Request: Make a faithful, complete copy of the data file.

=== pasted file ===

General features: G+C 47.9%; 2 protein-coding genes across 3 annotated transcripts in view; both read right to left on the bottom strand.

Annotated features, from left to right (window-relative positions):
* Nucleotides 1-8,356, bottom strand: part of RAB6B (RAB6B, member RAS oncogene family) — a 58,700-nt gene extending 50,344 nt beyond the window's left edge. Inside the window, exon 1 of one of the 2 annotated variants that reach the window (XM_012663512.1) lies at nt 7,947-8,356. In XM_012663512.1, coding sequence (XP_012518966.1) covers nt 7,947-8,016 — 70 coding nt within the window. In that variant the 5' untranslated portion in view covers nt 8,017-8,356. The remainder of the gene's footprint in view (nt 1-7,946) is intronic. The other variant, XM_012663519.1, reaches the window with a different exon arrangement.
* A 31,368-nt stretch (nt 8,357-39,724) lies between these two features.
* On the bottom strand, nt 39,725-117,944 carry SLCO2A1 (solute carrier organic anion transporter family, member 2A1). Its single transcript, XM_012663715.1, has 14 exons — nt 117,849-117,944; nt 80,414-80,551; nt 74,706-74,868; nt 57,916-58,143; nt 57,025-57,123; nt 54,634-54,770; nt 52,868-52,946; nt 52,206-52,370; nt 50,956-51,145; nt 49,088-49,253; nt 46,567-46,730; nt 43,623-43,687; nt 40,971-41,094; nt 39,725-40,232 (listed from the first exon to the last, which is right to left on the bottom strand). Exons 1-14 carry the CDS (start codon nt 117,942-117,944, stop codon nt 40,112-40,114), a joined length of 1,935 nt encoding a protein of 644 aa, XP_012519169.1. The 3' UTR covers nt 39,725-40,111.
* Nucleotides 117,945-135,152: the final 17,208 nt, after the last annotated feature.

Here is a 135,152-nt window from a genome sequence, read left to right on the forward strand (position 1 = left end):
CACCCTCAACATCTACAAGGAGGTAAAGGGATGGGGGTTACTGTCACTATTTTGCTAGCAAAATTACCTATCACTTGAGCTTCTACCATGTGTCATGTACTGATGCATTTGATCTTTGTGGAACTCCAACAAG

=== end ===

General features: G+C 47.9%; 2 protein-coding genes across 3 annotated transcripts in view; both read right to left on the bottom strand.

Annotated features, from left to right (window-relative positions):
* Nucleotides 1-8,356, bottom strand: part of RAB6B (RAB6B, member RAS oncogene family) — a 58,700-nt gene extending 50,344 nt beyond the window's left edge. Inside the window, exon 1 of one of the 2 annotated variants that reach the window (XM_012663512.1) lies at nt 7,947-8,356. In XM_012663512.1, coding sequence (XP_012518966.1) covers nt 7,947-8,016 — 70 coding nt within the window. In that variant the 5' untranslated portion in view covers nt 8,017-8,356. The remainder of the gene's footprint in view (nt 1-7,946) is intronic. The other variant, XM_012663519.1, reaches the window with a different exon arrangement.
* A 31,368-nt stretch (nt 8,357-39,724) lies between these two features.
* On the bottom strand, nt 39,725-117,944 carry SLCO2A1 (solute carrier organic anion transporter family, member 2A1). Its single transcript, XM_012663715.1, has 14 exons — nt 117,849-117,944; nt 80,414-80,551; nt 74,706-74,868; nt 57,916-58,143; nt 57,025-57,123; nt 54,634-54,770; nt 52,868-52,946; nt 52,206-52,370; nt 50,956-51,145; nt 49,088-49,253; nt 46,567-46,730; nt 43,623-43,687; nt 40,971-41,094; nt 39,725-40,232 (listed from the first exon to the last, which is right to left on the bottom strand). Exons 1-14 carry the CDS (start codon nt 117,942-117,944, stop codon nt 40,112-40,114), a joined length of 1,935 nt encoding a protein of 644 aa, XP_012519169.1. The 3' UTR covers nt 39,725-40,111.
* Nucleotides 117,945-135,152: the final 17,208 nt, after the last annotated feature.

Here is a 135,152-nt window from a genome sequence, read left to right on the forward strand (position 1 = left end):
CACCCTCAACATCTACAAGGAGGTAAAGGGATGGGGGTTACTGTCACTATTTTGCTAGCAAAATTACCTATCACTTGAGCTTCTACCATGTGTCATGTACTGATGCATTTGATCTTTGTGGAACTCCAACAAG